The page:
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The Mars Atmosphere and Volatile Evolution mission (MAVEN) launched on November 18, 2013, and entered orbit around Mars on September 21, 2014. The mission’s goal is to explore the planet’s upper atmosphere, ionosphere, and interactions with the Sun and solar wind. Scientists will use MAVEN data to explore the loss of volatile compounds—such as CO2, N2, and H2O—from the Martian atmosphere to space. Understanding atmospheric loss will give scientists insight into the history of Mars' atmosphere and climate, liquid water, and planetary habitability.

MAVEN Team Blog

MAVEN Status Update: Oct. 15, 2014

October 15

David F. Mitchell, MAVEN Project Manager at NASA’s Goddard Space Flight Center

Commissioning activities have gone extremely well over the few weeks since MAVEN entered Mars orbit on September 21. Since then, we have successfully completed four engine burns to lower MAVEN’s orbit. MAVEN now orbits Mars every 4.6 hours with a periapsis (closest distance from the Mars surface) of 175 kilometers. All instruments are activated, and we are seeing data that represents exciting first science from the Mars upper atmosphere. On Oct. 14, 2014, the science team held a conference call with the media to discuss early results.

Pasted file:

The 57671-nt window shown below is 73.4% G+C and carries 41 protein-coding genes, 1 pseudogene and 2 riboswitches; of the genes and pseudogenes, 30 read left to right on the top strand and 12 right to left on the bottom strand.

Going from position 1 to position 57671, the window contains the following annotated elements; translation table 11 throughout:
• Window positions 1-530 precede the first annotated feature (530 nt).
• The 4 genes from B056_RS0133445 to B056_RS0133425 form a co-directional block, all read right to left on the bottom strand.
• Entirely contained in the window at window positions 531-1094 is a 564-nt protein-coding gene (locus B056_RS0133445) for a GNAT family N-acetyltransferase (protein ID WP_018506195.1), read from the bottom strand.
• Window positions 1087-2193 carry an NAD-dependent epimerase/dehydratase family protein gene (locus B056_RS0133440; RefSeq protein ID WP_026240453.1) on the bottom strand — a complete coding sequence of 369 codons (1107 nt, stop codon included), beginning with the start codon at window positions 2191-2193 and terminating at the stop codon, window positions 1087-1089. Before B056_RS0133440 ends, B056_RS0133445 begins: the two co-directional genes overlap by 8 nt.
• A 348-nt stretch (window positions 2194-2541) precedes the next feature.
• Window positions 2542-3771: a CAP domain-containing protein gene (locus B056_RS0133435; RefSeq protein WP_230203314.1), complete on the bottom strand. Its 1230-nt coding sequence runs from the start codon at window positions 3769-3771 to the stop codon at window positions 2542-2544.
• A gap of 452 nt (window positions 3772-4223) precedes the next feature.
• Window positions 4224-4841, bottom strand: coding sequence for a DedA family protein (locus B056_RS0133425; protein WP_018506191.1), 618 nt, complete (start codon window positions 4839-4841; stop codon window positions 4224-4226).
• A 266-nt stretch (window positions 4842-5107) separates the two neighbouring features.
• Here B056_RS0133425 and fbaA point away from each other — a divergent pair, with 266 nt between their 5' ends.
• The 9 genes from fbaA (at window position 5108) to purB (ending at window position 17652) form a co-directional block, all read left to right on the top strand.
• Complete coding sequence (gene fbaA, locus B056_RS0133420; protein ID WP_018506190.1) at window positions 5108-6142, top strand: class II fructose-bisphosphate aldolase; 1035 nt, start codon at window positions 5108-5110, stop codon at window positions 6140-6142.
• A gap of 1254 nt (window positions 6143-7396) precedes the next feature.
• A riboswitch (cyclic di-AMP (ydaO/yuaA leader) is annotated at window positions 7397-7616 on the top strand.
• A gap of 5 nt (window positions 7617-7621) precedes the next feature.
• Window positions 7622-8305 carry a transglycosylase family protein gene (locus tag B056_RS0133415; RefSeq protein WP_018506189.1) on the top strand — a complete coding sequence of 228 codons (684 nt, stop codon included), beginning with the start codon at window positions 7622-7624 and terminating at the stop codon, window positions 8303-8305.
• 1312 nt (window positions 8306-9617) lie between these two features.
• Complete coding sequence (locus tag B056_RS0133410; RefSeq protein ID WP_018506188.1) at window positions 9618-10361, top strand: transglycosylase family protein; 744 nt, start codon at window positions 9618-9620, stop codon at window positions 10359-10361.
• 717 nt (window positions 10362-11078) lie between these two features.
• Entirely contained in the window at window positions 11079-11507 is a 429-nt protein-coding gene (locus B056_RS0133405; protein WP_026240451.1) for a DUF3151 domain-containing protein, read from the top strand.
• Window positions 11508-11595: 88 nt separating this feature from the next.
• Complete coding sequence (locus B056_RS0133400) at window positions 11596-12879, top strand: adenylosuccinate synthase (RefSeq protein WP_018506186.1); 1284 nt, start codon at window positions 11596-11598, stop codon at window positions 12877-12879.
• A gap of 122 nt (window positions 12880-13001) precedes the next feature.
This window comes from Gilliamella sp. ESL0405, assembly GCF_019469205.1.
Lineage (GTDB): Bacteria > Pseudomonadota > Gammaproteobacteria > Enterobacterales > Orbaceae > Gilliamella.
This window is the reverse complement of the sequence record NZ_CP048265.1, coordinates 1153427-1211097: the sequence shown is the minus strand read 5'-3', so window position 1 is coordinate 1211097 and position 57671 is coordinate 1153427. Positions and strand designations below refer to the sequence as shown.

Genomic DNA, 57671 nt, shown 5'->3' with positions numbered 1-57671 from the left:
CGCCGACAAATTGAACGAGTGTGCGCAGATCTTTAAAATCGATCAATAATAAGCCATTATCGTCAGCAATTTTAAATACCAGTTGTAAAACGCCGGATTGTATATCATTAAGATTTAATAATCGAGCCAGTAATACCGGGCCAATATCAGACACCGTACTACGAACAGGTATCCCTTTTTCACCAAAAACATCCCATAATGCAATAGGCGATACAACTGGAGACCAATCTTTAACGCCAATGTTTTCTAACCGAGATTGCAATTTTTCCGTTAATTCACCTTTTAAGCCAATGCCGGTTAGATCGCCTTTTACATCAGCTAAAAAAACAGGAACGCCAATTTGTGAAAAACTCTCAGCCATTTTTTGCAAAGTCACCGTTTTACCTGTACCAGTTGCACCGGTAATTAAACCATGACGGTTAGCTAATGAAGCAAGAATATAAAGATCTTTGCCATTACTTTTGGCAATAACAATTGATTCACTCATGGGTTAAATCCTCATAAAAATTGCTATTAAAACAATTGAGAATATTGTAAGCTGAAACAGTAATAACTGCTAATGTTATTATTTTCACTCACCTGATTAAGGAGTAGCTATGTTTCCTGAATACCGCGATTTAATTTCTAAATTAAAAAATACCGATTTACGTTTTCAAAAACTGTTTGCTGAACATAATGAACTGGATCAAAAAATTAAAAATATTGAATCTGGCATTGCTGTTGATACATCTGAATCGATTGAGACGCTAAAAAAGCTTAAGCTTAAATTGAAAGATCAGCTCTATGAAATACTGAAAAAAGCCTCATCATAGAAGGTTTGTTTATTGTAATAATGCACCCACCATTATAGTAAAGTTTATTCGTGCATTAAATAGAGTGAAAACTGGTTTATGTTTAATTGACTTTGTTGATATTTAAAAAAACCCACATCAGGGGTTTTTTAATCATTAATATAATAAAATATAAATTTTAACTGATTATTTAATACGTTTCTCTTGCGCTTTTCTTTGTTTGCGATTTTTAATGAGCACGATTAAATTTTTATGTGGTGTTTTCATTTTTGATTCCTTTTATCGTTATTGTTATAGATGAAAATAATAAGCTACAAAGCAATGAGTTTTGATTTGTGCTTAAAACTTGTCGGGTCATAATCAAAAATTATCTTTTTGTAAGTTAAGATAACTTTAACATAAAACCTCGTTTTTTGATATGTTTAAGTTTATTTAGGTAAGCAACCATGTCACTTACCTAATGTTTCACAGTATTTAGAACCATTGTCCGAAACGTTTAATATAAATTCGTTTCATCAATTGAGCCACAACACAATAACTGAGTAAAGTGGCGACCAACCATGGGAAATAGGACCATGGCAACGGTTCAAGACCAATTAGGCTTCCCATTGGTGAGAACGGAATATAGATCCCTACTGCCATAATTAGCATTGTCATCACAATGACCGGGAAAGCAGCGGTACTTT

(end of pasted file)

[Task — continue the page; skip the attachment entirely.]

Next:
Over the past week we successfully completed five deployments of MAVEN instrument systems needed for six of the eight MAVEN instruments. The majority of the instruments had been stowed since prior to the November 2013 launch. With MAVEN now in Mars orbit, it was safe to fire the pyros that released appendages integral to various instruments and one protective sealing cap on the Neutral Gas and Ion Mass Spectrometer (NGIMS). The spacecraft and all payloads are now configured for the science phase that we have been planning for over the past decade.

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